Researchers identify new species of ancient marine worm
A fresh analysis of specimens stored at the Royal Ontario Museum for more than 20 years helped researchers identify a new species of ancient marine worm, according to a new study.
The specimens were collected by Canadian scientist Derek Armstrong from a remote corner of northern Ontario in 1994. These specimens were part of 400-million-year-old rocks, in which a team of researchers from the Royal Ontario Museum, University of Bristol, and Lund University of Sweden discovered jaws from the Polychaeta.
The Polychaeta worms, which have tiny jaws ranging in size from 0.1 millimeters t 2 millimeters, are believed to be the marine relatives of earthworms.
After seeing this surprising size difference, and some other peculiar structural features, the researched concluded that they discovered a new species, dubbed Websterprion armstrongi. The newly discovered ancient species believed to have measured more than three feet in length.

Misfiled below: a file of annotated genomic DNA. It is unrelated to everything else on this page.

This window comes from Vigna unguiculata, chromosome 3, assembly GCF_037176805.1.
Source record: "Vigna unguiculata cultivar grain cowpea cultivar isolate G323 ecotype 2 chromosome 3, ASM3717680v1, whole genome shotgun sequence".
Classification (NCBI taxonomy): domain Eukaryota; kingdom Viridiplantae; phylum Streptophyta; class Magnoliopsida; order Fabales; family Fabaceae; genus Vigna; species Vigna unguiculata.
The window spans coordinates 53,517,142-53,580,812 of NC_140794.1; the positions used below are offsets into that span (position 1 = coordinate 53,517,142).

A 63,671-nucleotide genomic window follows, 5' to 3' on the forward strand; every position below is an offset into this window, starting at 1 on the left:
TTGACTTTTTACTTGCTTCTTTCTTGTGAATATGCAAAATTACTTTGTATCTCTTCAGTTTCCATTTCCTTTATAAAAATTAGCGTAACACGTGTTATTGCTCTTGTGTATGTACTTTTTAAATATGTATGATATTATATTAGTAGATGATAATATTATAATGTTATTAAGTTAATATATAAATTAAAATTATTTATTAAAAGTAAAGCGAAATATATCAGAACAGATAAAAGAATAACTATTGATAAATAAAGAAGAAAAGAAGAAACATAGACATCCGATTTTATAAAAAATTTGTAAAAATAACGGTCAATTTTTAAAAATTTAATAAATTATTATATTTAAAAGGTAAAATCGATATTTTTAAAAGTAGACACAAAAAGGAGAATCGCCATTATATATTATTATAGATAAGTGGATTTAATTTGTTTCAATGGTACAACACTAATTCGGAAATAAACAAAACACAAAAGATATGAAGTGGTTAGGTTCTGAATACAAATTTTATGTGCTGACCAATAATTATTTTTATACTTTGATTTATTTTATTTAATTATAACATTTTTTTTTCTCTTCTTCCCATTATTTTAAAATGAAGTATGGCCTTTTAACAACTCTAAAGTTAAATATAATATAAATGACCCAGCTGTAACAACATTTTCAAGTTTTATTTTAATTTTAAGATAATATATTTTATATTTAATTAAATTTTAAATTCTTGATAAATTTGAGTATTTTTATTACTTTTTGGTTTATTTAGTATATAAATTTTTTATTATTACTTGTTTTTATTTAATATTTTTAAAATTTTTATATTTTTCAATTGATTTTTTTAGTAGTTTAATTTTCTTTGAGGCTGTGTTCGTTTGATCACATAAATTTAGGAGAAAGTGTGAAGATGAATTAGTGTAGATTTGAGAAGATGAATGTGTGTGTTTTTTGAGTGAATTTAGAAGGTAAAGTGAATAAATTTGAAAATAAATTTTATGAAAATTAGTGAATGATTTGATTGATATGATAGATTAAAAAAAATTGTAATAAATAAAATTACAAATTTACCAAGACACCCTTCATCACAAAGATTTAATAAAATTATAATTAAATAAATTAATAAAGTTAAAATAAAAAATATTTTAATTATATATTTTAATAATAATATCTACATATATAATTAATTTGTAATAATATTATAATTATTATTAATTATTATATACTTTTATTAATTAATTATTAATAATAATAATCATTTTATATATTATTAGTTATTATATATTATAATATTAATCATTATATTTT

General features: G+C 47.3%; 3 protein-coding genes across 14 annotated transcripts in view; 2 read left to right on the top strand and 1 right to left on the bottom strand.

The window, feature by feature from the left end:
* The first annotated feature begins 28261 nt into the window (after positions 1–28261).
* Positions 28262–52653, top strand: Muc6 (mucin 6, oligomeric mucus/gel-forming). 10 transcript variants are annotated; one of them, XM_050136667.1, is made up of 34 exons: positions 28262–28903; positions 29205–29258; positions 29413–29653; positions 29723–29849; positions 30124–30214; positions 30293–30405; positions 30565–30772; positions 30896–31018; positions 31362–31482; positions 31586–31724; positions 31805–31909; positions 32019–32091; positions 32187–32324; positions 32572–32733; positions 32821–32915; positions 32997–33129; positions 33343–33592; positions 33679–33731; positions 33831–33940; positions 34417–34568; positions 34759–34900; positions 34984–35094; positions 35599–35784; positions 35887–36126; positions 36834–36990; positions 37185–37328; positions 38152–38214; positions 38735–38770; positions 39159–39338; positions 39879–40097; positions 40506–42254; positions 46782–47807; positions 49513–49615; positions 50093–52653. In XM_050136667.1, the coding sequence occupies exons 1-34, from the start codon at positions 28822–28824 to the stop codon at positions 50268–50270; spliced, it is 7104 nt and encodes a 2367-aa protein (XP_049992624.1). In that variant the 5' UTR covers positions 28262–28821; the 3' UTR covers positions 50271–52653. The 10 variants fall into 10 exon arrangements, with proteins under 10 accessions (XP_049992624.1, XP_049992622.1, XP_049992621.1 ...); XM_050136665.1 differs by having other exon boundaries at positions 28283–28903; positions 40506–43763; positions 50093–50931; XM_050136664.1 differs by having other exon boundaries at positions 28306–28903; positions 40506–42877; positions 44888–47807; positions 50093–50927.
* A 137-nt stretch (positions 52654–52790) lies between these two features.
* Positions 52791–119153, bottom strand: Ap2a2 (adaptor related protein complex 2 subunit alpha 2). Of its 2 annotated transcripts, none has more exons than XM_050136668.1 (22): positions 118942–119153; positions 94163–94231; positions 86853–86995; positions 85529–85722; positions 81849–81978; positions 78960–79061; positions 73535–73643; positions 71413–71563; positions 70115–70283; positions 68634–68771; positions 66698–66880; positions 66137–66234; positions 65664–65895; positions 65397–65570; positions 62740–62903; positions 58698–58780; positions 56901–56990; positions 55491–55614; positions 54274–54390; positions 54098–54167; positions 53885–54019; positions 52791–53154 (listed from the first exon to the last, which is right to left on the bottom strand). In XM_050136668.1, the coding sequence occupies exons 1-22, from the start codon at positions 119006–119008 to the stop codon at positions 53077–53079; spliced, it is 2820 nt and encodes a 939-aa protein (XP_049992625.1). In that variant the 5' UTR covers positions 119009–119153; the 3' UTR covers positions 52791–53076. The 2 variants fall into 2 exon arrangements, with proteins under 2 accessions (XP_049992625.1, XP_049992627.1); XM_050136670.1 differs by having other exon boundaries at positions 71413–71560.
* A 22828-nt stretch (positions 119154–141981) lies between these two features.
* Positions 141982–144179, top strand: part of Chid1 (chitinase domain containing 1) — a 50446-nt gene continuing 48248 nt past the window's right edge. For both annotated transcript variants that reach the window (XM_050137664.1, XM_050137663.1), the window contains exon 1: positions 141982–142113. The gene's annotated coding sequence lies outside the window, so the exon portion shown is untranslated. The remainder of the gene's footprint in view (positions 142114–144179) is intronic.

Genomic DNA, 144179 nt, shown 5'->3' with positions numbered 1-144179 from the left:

Assistant curator David Rudkin of the Royal Ontario Museum said, “This is an excellent example of the importance of looking in remote and unexplored areas, and scrutinizing museum collections for overlooked gems.”
The researchers also likened W. armstrongi to certain living members of the family Eunicidae, which can grow up to 20 feet in length but merely 1 inch in width.
The researchers reported their findings in the most recent (Feb. 22nd) edition of the journal Nature.
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